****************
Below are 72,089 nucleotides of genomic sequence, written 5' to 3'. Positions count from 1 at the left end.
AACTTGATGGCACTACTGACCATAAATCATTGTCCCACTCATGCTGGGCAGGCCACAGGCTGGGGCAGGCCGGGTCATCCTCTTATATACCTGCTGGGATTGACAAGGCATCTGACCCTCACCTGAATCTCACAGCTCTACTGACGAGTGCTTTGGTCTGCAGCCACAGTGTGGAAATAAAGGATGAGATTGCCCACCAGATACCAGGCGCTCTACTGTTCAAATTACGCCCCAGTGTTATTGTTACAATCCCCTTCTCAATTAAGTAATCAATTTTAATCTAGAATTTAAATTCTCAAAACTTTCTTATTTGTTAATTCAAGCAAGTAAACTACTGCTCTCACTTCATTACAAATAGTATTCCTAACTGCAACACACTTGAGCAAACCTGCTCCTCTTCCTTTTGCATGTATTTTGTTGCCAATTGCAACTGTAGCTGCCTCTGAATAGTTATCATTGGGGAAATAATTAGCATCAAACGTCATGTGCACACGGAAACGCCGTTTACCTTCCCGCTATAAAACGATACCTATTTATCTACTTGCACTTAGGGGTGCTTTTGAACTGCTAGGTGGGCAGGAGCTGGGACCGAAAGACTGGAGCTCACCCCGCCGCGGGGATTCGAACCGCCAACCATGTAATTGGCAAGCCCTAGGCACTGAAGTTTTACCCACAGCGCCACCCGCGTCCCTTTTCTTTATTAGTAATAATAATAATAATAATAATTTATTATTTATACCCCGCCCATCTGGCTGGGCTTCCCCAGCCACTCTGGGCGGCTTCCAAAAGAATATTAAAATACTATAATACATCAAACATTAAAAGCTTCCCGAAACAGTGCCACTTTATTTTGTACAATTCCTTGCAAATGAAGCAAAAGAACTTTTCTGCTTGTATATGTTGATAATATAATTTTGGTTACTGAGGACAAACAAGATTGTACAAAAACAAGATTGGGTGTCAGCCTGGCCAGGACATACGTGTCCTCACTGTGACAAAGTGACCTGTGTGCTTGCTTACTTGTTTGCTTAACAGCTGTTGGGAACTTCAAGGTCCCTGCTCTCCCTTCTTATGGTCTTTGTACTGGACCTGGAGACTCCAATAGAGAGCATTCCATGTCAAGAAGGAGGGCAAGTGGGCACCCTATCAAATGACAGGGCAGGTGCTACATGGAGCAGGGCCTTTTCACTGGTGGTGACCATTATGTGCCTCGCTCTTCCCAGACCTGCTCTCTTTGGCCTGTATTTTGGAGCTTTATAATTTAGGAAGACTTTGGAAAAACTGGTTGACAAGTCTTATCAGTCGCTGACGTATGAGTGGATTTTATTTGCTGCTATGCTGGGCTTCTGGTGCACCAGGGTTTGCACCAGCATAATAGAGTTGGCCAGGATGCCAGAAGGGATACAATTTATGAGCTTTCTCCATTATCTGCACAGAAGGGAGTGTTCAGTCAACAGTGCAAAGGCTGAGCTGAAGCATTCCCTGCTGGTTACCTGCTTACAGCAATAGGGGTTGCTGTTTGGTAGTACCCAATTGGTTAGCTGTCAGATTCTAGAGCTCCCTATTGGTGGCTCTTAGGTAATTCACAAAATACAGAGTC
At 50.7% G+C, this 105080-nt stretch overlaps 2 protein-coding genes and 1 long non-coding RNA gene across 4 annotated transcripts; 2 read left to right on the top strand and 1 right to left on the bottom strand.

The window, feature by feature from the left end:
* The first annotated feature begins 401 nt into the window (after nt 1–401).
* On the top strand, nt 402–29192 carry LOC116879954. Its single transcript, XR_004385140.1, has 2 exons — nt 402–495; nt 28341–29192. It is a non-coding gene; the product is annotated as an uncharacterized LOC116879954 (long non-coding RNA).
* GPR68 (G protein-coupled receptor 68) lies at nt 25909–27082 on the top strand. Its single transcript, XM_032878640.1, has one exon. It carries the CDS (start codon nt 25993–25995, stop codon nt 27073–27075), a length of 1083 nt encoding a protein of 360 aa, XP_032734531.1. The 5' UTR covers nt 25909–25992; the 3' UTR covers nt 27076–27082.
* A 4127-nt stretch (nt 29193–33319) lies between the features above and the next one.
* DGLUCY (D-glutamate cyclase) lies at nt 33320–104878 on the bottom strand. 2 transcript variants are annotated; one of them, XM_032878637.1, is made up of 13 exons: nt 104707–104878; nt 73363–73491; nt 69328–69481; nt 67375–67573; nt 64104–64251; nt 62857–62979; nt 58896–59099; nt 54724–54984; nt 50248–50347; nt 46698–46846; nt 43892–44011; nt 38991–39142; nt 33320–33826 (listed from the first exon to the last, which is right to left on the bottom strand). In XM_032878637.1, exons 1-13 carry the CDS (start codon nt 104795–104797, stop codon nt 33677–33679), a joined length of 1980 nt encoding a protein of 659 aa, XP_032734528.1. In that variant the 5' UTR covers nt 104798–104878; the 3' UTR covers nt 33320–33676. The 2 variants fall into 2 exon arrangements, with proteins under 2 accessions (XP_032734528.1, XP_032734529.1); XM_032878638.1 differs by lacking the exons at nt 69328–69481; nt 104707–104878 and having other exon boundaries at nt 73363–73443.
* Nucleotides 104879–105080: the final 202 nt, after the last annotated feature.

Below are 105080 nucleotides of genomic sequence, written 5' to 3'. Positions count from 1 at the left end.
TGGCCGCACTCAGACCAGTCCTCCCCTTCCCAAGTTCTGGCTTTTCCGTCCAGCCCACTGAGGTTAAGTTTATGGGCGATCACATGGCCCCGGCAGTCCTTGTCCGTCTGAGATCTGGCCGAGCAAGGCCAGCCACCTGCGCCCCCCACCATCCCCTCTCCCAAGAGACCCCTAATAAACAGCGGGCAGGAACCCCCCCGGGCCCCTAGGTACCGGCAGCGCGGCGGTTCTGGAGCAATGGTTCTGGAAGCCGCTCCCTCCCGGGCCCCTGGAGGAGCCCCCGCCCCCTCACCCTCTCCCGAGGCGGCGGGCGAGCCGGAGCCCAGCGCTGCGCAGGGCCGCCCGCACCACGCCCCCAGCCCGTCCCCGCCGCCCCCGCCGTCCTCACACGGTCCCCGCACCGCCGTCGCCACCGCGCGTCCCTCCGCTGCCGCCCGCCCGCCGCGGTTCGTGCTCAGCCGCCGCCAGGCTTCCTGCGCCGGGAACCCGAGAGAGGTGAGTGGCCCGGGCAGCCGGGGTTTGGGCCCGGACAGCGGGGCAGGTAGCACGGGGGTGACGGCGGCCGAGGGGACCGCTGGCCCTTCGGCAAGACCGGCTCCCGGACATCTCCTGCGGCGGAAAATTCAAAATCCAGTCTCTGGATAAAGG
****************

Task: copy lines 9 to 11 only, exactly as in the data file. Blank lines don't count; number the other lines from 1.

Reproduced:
* DGLUCY (D-glutamate cyclase) lies at nt 33320–104878 on the bottom strand. 2 transcript variants are annotated; one of them, XM_032878637.1, is made up of 13 exons: nt 104707–104878; nt 73363–73491; nt 69328–69481; nt 67375–67573; nt 64104–64251; nt 62857–62979; nt 58896–59099; nt 54724–54984; nt 50248–50347; nt 46698–46846; nt 43892–44011; nt 38991–39142; nt 33320–33826 (listed from the first exon to the last, which is right to left on the bottom strand). In XM_032878637.1, exons 1-13 carry the CDS (start codon nt 104795–104797, stop codon nt 33677–33679), a joined length of 1980 nt encoding a protein of 659 aa, XP_032734528.1. In that variant the 5' UTR covers nt 104798–104878; the 3' UTR covers nt 33320–33676. The 2 variants fall into 2 exon arrangements, with proteins under 2 accessions (XP_032734528.1, XP_032734529.1); XM_032878638.1 differs by lacking the exons at nt 69328–69481; nt 104707–104878 and having other exon boundaries at nt 73363–73443.
* Nucleotides 104879–105080: the final 202 nt, after the last annotated feature.

Below are 105080 nucleotides of genomic sequence, written 5' to 3'. Positions count from 1 at the left end.